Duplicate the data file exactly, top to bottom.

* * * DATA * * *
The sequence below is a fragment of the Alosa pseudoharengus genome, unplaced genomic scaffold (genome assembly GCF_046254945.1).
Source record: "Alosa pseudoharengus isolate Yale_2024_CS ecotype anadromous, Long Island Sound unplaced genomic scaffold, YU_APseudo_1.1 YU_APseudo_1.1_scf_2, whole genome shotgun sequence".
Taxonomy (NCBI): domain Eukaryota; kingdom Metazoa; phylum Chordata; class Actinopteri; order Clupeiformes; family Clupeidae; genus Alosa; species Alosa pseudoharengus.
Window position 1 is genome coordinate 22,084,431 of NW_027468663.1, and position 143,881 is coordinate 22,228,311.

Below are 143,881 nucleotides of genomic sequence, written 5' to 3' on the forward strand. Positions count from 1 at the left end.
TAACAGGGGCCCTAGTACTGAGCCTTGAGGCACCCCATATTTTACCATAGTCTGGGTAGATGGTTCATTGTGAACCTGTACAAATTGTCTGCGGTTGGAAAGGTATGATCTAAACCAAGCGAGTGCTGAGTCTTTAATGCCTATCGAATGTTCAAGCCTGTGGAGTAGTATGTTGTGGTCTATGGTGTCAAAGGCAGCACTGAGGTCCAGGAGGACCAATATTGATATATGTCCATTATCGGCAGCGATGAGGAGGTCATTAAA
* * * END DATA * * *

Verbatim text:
The sequence below is a fragment of the Alosa pseudoharengus genome, unplaced genomic scaffold (genome assembly GCF_046254945.1).
Source record: "Alosa pseudoharengus isolate Yale_2024_CS ecotype anadromous, Long Island Sound unplaced genomic scaffold, YU_APseudo_1.1 YU_APseudo_1.1_scf_2, whole genome shotgun sequence".
Taxonomy (NCBI): domain Eukaryota; kingdom Metazoa; phylum Chordata; class Actinopteri; order Clupeiformes; family Clupeidae; genus Alosa; species Alosa pseudoharengus.
Window position 1 is genome coordinate 22,084,431 of NW_027468663.1, and position 143,881 is coordinate 22,228,311.

Below are 143,881 nucleotides of genomic sequence, written 5' to 3' on the forward strand. Positions count from 1 at the left end.
TAACAGGGGCCCTAGTACTGAGCCTTGAGGCACCCCATATTTTACCATAGTCTGGGTAGATGGTTCATTGTGAACCTGTACAAATTGTCTGCGGTTGGAAAGGTATGATCTAAACCAAGCGAGTGCTGAGTCTTTAATGCCTATCGAATGTTCAAGCCTGTGGAGTAGTATGTTGTGGTCTATGGTGTCAAAGGCAGCACTGAGGTCCAGGAGGACCAATATTGATATATGTCCATTATCGGCAGCGATGAGGAGGTCATTAAA